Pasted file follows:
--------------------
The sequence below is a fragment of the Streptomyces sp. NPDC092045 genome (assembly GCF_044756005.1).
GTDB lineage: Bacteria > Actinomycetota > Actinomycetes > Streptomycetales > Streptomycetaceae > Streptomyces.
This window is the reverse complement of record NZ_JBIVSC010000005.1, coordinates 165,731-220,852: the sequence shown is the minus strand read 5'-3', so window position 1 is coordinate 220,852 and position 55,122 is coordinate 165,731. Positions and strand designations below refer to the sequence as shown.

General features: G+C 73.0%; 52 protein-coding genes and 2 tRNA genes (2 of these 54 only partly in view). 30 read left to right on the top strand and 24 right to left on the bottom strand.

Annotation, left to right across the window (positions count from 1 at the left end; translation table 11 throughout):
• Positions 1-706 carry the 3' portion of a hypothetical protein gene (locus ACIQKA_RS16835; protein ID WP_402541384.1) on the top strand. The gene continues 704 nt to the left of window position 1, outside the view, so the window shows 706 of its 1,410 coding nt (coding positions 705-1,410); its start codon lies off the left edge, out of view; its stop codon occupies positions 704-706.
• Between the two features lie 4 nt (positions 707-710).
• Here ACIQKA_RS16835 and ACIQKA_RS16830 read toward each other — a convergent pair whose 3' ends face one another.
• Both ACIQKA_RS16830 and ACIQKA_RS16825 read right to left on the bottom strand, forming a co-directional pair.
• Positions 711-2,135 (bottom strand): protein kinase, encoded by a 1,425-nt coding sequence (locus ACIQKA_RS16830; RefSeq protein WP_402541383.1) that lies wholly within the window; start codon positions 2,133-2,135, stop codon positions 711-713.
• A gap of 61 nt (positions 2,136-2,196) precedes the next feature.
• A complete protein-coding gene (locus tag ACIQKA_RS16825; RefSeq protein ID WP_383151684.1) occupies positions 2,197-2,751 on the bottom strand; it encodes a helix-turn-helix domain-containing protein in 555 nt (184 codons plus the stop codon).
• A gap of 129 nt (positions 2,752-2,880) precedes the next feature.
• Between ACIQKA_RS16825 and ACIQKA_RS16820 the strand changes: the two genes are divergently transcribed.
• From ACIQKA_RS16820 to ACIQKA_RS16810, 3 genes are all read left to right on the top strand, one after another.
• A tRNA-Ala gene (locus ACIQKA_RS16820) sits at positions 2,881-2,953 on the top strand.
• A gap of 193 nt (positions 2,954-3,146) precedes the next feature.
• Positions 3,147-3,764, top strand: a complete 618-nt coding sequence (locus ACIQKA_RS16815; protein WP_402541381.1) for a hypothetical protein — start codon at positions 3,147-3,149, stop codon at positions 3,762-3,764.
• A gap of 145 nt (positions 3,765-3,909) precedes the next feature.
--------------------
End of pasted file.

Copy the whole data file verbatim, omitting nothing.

The sequence below is a fragment of the Streptomyces sp. NPDC092045 genome (assembly GCF_044756005.1).
GTDB lineage: Bacteria > Actinomycetota > Actinomycetes > Streptomycetales > Streptomycetaceae > Streptomyces.
This window is the reverse complement of record NZ_JBIVSC010000005.1, coordinates 165,731-220,852: the sequence shown is the minus strand read 5'-3', so window position 1 is coordinate 220,852 and position 55,122 is coordinate 165,731. Positions and strand designations below refer to the sequence as shown.

General features: G+C 73.0%; 52 protein-coding genes and 2 tRNA genes (2 of these 54 only partly in view). 30 read left to right on the top strand and 24 right to left on the bottom strand.

Annotation, left to right across the window (positions count from 1 at the left end; translation table 11 throughout):
• Positions 1-706 carry the 3' portion of a hypothetical protein gene (locus ACIQKA_RS16835; protein ID WP_402541384.1) on the top strand. The gene continues 704 nt to the left of window position 1, outside the view, so the window shows 706 of its 1,410 coding nt (coding positions 705-1,410); its start codon lies off the left edge, out of view; its stop codon occupies positions 704-706.
• Between the two features lie 4 nt (positions 707-710).
• Here ACIQKA_RS16835 and ACIQKA_RS16830 read toward each other — a convergent pair whose 3' ends face one another.
• Both ACIQKA_RS16830 and ACIQKA_RS16825 read right to left on the bottom strand, forming a co-directional pair.
• Positions 711-2,135 (bottom strand): protein kinase, encoded by a 1,425-nt coding sequence (locus ACIQKA_RS16830; RefSeq protein WP_402541383.1) that lies wholly within the window; start codon positions 2,133-2,135, stop codon positions 711-713.
• A gap of 61 nt (positions 2,136-2,196) precedes the next feature.
• A complete protein-coding gene (locus tag ACIQKA_RS16825; RefSeq protein ID WP_383151684.1) occupies positions 2,197-2,751 on the bottom strand; it encodes a helix-turn-helix domain-containing protein in 555 nt (184 codons plus the stop codon).
• A gap of 129 nt (positions 2,752-2,880) precedes the next feature.
• Between ACIQKA_RS16825 and ACIQKA_RS16820 the strand changes: the two genes are divergently transcribed.
• From ACIQKA_RS16820 to ACIQKA_RS16810, 3 genes are all read left to right on the top strand, one after another.
• A tRNA-Ala gene (locus ACIQKA_RS16820) sits at positions 2,881-2,953 on the top strand.
• A gap of 193 nt (positions 2,954-3,146) precedes the next feature.
• Positions 3,147-3,764, top strand: a complete 618-nt coding sequence (locus ACIQKA_RS16815; protein WP_402541381.1) for a hypothetical protein — start codon at positions 3,147-3,149, stop codon at positions 3,762-3,764.
• A gap of 145 nt (positions 3,765-3,909) precedes the next feature.